Another thing that is noticeable in the illustrations for the early editions of the main Blyton series from the 1940s and 1950s is the wearing of 'school' blazers and raincoats in the school holidays, in place of what we would now consider normal leisurewear. This is the case for (mostly) boys over the age of eleven the series books set in non-summer holidays, eg some of the Find Outers series, as well as for juniors like the Secret Seven; the text illustrations of such books as the Burnt Cottage show Larry and Pip in either blazers or 'grown up' long-sleeved jackets. (This can also be seen in contemporary comics, story books, and annuals illustrations). The Famous Five also wear (school?) blazers in some Eileen Soper pictures. At the time I read second-hand annuals dating from the 1950s in the late 1960s-early 1970s I thought this a bit odd as it was after clothes rationing had ended, but was told it had been normal practice at a time when there were fewer and comparitively more expensive non-school overcoats available and a lot of parents' budgets went on compulsory school items. Another bit of evidence of how social norms have changed - and for using early Blyton book illustrations as valuable social history?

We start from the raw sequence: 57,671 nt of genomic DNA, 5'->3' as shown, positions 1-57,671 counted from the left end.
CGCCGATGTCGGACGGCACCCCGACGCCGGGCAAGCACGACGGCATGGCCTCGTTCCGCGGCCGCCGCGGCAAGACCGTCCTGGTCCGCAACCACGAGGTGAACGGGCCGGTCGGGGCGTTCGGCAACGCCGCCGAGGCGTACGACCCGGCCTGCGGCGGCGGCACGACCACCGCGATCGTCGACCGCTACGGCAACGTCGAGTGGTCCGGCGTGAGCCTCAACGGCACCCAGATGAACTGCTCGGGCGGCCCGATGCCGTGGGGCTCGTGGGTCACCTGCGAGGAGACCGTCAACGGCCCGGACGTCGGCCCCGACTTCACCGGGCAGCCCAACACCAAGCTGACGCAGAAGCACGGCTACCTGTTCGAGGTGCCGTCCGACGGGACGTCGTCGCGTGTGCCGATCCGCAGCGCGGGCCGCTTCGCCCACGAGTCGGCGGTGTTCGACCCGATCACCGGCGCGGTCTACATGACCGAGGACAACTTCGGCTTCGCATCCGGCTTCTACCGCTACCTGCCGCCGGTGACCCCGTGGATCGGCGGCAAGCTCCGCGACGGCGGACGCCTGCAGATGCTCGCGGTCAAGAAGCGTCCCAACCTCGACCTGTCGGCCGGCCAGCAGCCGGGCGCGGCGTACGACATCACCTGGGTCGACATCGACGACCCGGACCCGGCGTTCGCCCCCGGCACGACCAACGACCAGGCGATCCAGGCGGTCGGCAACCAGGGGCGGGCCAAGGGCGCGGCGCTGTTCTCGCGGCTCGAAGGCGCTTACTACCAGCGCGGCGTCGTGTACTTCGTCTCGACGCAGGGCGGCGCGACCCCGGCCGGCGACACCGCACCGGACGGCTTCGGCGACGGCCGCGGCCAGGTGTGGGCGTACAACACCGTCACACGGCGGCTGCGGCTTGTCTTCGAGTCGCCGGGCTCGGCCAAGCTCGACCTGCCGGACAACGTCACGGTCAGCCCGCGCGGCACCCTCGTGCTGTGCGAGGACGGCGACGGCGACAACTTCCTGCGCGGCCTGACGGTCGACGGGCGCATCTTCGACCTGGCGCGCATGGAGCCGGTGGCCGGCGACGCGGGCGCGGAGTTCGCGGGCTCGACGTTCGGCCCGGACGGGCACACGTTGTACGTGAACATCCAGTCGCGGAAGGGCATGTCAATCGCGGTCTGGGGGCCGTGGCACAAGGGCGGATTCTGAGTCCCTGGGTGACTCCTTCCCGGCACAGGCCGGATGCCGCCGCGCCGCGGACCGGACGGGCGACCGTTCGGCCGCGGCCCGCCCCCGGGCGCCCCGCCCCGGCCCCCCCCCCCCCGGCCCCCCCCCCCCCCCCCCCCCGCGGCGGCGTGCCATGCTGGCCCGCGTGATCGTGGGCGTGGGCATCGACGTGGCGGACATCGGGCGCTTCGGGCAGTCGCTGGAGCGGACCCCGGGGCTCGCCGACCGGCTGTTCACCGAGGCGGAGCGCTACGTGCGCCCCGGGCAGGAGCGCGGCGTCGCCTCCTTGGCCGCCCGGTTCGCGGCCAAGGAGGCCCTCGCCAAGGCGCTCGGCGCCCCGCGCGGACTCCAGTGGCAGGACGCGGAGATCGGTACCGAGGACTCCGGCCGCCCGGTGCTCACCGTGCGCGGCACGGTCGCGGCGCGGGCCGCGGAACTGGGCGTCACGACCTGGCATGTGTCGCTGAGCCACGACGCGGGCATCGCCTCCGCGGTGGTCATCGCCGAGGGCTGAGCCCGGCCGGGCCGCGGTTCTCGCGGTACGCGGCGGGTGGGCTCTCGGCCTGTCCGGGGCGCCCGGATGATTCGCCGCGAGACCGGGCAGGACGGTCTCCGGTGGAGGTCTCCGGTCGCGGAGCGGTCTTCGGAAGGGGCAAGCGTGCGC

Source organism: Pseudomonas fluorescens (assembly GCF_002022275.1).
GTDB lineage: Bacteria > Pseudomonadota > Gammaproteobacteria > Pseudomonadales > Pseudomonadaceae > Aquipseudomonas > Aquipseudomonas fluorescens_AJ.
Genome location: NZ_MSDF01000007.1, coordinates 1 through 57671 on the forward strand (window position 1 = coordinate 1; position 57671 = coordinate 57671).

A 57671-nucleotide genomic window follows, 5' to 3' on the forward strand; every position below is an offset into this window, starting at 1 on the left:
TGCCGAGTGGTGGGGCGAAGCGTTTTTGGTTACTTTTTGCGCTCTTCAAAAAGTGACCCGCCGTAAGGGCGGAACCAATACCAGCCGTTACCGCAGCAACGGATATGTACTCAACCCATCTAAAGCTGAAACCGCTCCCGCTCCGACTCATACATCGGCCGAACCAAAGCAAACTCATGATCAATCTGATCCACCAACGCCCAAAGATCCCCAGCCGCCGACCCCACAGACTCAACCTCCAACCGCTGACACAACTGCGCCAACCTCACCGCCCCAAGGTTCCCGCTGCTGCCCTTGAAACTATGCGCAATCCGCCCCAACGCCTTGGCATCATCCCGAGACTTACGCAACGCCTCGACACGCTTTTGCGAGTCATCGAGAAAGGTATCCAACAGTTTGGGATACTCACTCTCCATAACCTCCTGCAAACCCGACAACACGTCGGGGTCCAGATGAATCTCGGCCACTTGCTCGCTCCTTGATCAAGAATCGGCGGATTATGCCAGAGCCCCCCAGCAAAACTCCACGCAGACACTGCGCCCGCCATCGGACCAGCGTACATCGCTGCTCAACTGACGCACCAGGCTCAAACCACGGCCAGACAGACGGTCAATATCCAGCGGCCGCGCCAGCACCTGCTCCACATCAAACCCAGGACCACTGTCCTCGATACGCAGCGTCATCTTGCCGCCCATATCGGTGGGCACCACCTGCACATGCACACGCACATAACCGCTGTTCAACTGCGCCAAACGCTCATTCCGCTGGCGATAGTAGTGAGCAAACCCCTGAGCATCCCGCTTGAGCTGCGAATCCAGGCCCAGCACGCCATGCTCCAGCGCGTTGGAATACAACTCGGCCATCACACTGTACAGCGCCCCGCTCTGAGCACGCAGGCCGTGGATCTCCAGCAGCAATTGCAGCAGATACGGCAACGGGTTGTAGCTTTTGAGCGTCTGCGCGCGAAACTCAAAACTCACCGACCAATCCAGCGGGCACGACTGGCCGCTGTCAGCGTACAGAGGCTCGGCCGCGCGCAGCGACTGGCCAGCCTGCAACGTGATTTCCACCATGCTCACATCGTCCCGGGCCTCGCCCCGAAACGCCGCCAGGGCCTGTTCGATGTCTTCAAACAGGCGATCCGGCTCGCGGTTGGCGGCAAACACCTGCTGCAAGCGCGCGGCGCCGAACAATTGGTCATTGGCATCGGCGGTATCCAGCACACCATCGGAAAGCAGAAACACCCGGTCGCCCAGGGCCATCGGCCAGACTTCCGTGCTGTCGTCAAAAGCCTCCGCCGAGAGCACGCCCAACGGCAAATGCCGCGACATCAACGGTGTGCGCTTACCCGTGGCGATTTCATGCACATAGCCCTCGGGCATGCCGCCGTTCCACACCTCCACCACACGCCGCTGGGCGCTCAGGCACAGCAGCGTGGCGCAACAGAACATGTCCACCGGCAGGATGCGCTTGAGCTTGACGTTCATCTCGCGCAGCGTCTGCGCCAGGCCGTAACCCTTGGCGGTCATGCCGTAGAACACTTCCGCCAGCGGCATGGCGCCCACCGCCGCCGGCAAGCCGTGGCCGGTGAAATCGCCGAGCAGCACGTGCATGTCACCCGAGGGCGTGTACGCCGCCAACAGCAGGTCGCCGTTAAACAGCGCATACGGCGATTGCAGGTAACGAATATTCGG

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Re: The Rubadub Mystery

Postby Rob Houghton » 15 Nov 2017, 12:07

It's sometimes hard to understand just how expensive clothes were in the past - even until fairly recently. I remember as a child/teenager that generally clothes were much more money than they are today - at least, relative to what people earn. I'm a terrible one for 'Primark' - I buy almost all my clothes from there - jeans for £10 and shirts for 32.50 - £5.00 etc...even coats only £35 or £40. This is how much I would pay for a coat even back in the 1990's - so generally the costs of things have come down, if we don't want to buy top quality items.
'Oh voice of Spring of Youth
hearts mad delight,
Sing on, sing on, and when the sun is gone
I'll warm me with your echoes
through the night.'

(E. Blyton, Sunday Times, 1951)



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Re: The Rubadub Mystery

Postby IceMaiden » 15 Nov 2017, 21:09

I remember our school uniform was really expensive, even more so if you were a boy as you then had to have an £18 sports kit as well. The uniform itself was a shirt and jumper that was around £25, which on top of shoes, trousers, skirts and gym kit, was a lot of money (especially if you had more than one child) and many parents found it expensive, including my own. To make it worse, the cuffs of the jumpers were terrible for unravelling, this left you with a messy uniform which you got pulled up for and meant an otherwise perfect jumper, brand new that term, had to be binned because the cuffs were too noticeable to leave and you weren't allowed to wear anything else.